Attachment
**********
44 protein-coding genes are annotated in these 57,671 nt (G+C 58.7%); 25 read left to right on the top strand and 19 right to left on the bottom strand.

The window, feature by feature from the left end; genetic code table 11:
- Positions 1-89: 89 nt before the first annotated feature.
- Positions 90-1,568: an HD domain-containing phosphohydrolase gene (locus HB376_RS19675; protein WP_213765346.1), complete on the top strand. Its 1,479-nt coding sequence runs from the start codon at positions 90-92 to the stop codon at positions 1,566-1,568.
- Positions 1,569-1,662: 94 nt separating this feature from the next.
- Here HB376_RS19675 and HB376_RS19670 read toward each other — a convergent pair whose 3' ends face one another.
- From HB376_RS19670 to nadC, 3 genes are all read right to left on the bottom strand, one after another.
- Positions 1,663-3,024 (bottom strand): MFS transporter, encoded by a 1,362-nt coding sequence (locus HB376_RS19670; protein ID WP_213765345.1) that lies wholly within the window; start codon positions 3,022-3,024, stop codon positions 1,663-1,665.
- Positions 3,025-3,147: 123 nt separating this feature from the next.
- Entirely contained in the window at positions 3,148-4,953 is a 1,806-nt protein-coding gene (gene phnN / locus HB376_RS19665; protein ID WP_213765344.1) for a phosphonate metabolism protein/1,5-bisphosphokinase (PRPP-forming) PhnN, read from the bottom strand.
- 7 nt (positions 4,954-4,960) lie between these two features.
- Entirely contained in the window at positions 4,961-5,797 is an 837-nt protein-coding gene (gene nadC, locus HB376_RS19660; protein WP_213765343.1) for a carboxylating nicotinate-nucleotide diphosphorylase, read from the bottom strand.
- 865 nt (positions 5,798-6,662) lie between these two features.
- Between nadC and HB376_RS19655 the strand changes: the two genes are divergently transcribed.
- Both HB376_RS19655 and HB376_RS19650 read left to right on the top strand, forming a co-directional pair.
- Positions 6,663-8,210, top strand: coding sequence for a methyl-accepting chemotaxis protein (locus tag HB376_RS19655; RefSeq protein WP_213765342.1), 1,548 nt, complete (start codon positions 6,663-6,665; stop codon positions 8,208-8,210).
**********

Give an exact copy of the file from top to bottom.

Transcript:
44 protein-coding genes are annotated in these 57,671 nt (G+C 58.7%); 25 read left to right on the top strand and 19 right to left on the bottom strand.

The window, feature by feature from the left end; genetic code table 11:
- Positions 1-89: 89 nt before the first annotated feature.
- Positions 90-1,568: an HD domain-containing phosphohydrolase gene (locus HB376_RS19675; protein WP_213765346.1), complete on the top strand. Its 1,479-nt coding sequence runs from the start codon at positions 90-92 to the stop codon at positions 1,566-1,568.
- Positions 1,569-1,662: 94 nt separating this feature from the next.
- Here HB376_RS19675 and HB376_RS19670 read toward each other — a convergent pair whose 3' ends face one another.
- From HB376_RS19670 to nadC, 3 genes are all read right to left on the bottom strand, one after another.
- Positions 1,663-3,024 (bottom strand): MFS transporter, encoded by a 1,362-nt coding sequence (locus HB376_RS19670; protein ID WP_213765345.1) that lies wholly within the window; start codon positions 3,022-3,024, stop codon positions 1,663-1,665.
- Positions 3,025-3,147: 123 nt separating this feature from the next.
- Entirely contained in the window at positions 3,148-4,953 is a 1,806-nt protein-coding gene (gene phnN / locus HB376_RS19665; protein ID WP_213765344.1) for a phosphonate metabolism protein/1,5-bisphosphokinase (PRPP-forming) PhnN, read from the bottom strand.
- 7 nt (positions 4,954-4,960) lie between these two features.
- Entirely contained in the window at positions 4,961-5,797 is an 837-nt protein-coding gene (gene nadC, locus HB376_RS19660; protein WP_213765343.1) for a carboxylating nicotinate-nucleotide diphosphorylase, read from the bottom strand.
- 865 nt (positions 5,798-6,662) lie between these two features.
- Between nadC and HB376_RS19655 the strand changes: the two genes are divergently transcribed.
- Both HB376_RS19655 and HB376_RS19650 read left to right on the top strand, forming a co-directional pair.
- Positions 6,663-8,210, top strand: coding sequence for a methyl-accepting chemotaxis protein (locus tag HB376_RS19655; RefSeq protein WP_213765342.1), 1,548 nt, complete (start codon positions 6,663-6,665; stop codon positions 8,208-8,210).